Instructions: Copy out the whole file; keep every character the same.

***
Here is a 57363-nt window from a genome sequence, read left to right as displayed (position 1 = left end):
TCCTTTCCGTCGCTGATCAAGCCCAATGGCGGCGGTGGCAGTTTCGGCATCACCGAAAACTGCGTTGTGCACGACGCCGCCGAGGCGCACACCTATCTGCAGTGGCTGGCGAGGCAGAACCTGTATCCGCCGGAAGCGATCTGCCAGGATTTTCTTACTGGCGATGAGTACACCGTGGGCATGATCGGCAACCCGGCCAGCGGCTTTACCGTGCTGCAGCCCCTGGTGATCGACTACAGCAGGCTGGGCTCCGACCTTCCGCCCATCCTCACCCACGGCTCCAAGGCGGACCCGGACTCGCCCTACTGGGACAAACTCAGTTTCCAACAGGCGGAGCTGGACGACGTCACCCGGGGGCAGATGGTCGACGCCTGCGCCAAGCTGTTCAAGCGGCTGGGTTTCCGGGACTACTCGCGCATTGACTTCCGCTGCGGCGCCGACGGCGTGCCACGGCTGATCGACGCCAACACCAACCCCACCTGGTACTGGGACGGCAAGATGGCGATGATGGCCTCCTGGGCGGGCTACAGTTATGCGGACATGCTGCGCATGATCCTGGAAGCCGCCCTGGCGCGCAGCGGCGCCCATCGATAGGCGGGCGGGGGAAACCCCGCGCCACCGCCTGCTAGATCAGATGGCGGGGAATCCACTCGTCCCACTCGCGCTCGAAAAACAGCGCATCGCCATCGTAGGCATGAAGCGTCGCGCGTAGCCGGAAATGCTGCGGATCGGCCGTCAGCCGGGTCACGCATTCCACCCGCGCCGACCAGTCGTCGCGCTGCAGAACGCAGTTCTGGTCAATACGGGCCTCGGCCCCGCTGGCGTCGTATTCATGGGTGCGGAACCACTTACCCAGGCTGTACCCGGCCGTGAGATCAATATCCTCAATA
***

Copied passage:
Here is a 57363-nt window from a genome sequence, read left to right as displayed (position 1 = left end):
TCCTTTCCGTCGCTGATCAAGCCCAATGGCGGCGGTGGCAGTTTCGGCATCACCGAAAACTGCGTTGTGCACGACGCCGCCGAGGCGCACACCTATCTGCAGTGGCTGGCGAGGCAGAACCTGTATCCGCCGGAAGCGATCTGCCAGGATTTTCTTACTGGCGATGAGTACACCGTGGGCATGATCGGCAACCCGGCCAGCGGCTTTACCGTGCTGCAGCCCCTGGTGATCGACTACAGCAGGCTGGGCTCCGACCTTCCGCCCATCCTCACCCACGGCTCCAAGGCGGACCCGGACTCGCCCTACTGGGACAAACTCAGTTTCCAACAGGCGGAGCTGGACGACGTCACCCGGGGGCAGATGGTCGACGCCTGCGCCAAGCTGTTCAAGCGGCTGGGTTTCCGGGACTACTCGCGCATTGACTTCCGCTGCGGCGCCGACGGCGTGCCACGGCTGATCGACGCCAACACCAACCCCACCTGGTACTGGGACGGCAAGATGGCGATGATGGCCTCCTGGGCGGGCTACAGTTATGCGGACATGCTGCGCATGATCCTGGAAGCCGCCCTGGCGCGCAGCGGCGCCCATCGATAGGCGGGCGGGGGAAACCCCGCGCCACCGCCTGCTAGATCAGATGGCGGGGAATCCACTCGTCCCACTCGCGCTCGAAAAACAGCGCATCGCCATCGTAGGCATGAAGCGTCGCGCGTAGCCGGAAATGCTGCGGATCGGCCGTCAGCCGGGTCACGCATTCCACCCGCGCCGACCAGTCGTCGCGCTGCAGAACGCAGTTCTGGTCAATACGGGCCTCGGCCCCGCTGGCGTCGTATTCATGGGTGCGGAACCACTTACCCAGGCTGTACCCGGCCGTGAGATCAATATCCTCAATA